By Kathy G. Short, University of Arizona, Tucson, AZ
Global news reports are constantly documenting increasing temperatures, extreme weather, and natural disasters from around the world. The 2023 K-12 global recommended book lists indicate an increase in books on climate change, endangered animals, and conservation of the environment. The books are set in different parts of the world and depict both the problems and possible responses. Continue reading
Compiled by the Worlds of Words Center Board
November, December and January are every bookworm’s favorite months because many book awards are announced. The National Council of English broadcasts the Orbis Pictus and Charlotte Huck awards before Thanksgiving. In December, the National Book Awards are celebrated and then in the first month of the year, the American Library Association announces the children’s and young adult award winning books for numerous awards such as the Pura Belpré Award, Schneider Family Book Award and the Mildred L. Batchelder Award. At a recent Worlds of Words Center gathering, we discussed the many titles that were acknowledged, but were disappointed that some of our favorite 2022 books didn’t receive greater recognition. This month’s WOW Dozen shares the books that we think should have done better this awards season. What book titles do you think should have won a major award? Please share in the comments section. Continue reading
By Janelle Mathis, North Texas University
In a recent study that examined picturebook biographies of musicians, I was interested in what they offered young readers about the value of music in the lives of these individuals. Shared in a recently submitted article, I discovered over 40 biographies that spanned across historical eras, forms of music, ages of musicians and how music impacted individuals which often was the focus of the picturebook. Books were read and reread revealing themes of offering hope and comfort, creating identity, sharing tradition, giving voice to marginalized people and sharing examples of determination, persistence and strength. Below, are a dozen titles that reflect the challenges and successes of musicians in narratives that provide young readers with new insights to the significance of music in these lives and the potential influences in their own lives. Continue reading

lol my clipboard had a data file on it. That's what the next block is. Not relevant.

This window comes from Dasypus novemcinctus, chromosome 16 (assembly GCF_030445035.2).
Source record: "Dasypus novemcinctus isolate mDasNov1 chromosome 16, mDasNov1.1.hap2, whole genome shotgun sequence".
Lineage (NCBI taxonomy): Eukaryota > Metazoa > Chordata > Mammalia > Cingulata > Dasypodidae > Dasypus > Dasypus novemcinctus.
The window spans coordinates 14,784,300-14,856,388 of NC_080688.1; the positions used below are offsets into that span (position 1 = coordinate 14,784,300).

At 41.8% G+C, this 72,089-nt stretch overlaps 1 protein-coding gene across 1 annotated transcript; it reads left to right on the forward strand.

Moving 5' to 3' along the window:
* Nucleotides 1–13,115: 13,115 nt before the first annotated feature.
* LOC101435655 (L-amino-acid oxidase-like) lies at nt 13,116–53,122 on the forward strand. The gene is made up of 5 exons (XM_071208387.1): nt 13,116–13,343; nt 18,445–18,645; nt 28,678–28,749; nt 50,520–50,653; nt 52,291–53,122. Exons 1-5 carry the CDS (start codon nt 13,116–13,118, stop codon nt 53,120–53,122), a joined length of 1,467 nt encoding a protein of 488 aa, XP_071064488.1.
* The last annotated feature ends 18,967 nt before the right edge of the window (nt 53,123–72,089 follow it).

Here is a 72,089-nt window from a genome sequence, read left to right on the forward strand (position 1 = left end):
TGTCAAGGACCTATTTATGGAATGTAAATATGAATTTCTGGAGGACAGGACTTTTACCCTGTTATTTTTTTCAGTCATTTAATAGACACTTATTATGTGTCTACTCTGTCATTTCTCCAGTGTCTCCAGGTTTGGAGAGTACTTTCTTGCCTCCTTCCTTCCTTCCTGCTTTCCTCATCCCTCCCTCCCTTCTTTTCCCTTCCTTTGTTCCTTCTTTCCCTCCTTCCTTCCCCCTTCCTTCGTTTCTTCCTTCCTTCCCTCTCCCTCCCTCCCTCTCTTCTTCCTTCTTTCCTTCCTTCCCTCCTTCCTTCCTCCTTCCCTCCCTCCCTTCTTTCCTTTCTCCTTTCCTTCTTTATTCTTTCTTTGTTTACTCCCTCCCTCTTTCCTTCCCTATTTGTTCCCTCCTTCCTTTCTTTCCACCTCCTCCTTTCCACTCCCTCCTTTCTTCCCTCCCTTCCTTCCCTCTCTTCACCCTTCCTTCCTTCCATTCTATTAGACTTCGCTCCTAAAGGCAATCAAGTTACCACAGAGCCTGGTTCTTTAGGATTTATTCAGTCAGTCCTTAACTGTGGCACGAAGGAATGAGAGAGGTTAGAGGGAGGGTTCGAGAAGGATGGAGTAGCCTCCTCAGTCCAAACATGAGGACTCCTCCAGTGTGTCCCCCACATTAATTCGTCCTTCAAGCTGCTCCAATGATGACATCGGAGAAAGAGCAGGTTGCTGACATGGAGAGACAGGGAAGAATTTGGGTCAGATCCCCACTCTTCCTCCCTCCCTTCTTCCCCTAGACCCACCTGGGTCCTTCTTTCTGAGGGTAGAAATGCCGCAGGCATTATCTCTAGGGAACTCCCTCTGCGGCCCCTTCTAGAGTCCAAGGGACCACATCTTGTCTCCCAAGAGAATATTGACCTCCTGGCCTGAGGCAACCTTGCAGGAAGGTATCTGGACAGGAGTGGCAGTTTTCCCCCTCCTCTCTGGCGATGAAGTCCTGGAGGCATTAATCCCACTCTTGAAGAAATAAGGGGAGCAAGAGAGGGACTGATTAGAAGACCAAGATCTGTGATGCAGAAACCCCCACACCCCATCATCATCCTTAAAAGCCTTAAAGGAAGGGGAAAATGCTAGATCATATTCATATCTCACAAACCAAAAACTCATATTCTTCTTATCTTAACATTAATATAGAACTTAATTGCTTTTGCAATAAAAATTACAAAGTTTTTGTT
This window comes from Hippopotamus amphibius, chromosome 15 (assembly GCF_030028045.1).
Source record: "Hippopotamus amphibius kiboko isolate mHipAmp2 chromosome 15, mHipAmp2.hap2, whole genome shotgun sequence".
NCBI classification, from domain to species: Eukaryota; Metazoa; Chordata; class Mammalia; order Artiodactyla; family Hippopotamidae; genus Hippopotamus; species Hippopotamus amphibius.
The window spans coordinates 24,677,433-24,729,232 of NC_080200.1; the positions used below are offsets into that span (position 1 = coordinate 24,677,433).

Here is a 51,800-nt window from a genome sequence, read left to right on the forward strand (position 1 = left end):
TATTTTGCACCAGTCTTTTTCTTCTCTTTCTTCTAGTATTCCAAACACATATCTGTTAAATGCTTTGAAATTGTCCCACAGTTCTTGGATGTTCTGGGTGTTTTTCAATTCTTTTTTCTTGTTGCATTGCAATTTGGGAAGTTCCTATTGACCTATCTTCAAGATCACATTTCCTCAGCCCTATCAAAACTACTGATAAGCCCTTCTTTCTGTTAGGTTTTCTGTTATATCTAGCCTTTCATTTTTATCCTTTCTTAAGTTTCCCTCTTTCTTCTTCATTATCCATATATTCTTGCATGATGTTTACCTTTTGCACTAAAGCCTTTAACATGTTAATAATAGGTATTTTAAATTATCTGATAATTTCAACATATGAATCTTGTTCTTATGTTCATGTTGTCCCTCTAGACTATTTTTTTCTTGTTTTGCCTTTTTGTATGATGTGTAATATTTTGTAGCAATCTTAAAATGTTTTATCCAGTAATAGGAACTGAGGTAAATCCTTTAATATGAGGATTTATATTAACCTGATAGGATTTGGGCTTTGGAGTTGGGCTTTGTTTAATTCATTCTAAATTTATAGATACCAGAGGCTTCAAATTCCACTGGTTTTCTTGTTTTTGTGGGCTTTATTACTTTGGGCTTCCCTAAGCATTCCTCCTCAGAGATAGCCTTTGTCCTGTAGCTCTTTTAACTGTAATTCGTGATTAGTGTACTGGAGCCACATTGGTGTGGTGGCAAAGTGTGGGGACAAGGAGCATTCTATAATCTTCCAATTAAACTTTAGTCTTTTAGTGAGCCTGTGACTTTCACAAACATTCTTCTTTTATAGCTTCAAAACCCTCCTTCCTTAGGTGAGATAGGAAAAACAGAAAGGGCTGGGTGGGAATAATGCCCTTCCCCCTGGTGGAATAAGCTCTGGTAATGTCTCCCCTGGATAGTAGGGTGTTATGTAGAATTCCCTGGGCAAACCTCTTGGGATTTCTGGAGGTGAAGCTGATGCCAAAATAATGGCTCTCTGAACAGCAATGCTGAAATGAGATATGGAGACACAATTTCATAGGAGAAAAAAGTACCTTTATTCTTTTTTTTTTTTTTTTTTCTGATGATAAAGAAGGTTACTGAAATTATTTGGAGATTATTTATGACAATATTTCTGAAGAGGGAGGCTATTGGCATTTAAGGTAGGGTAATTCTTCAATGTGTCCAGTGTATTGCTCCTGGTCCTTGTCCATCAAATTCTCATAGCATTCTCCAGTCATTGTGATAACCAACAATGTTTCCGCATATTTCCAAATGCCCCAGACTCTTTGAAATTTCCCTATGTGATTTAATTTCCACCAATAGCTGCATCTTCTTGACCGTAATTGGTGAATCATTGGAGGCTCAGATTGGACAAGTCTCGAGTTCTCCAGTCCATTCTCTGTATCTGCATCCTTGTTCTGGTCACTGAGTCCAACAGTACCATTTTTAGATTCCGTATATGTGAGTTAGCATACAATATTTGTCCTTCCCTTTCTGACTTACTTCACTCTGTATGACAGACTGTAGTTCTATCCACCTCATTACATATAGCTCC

By Deanna Day-Wiff, Washington State University, Vancouver, WA
Poetry is all around us and is fun to read aloud and share with children of all ages. Poetry builds literacy skills with its figurative language, different forms and structures as well as its rhythm and rhyme. This past year I had the honor of serving on the NCTE Notable Poetry Books and Verse Novels Committee. I read over 300 titles—individual poems, anthologies, narrative poems, biographical poems and verse novels. The committee discussed the differences between poetry and prose and then chose 30 titles that reflected the Notable Poetry Books Criteria. This WOW Dozen focuses on some of the books that were considered but did not make the 2022 NCTE Notable Poetry Books and Verse Novels list. Nevertheless, children and adolescents will still enjoy hearing or reading them. Why not bring poetry to life in your classroom by sharing more of it in March, April for National Poetry Month and every day? Continue reading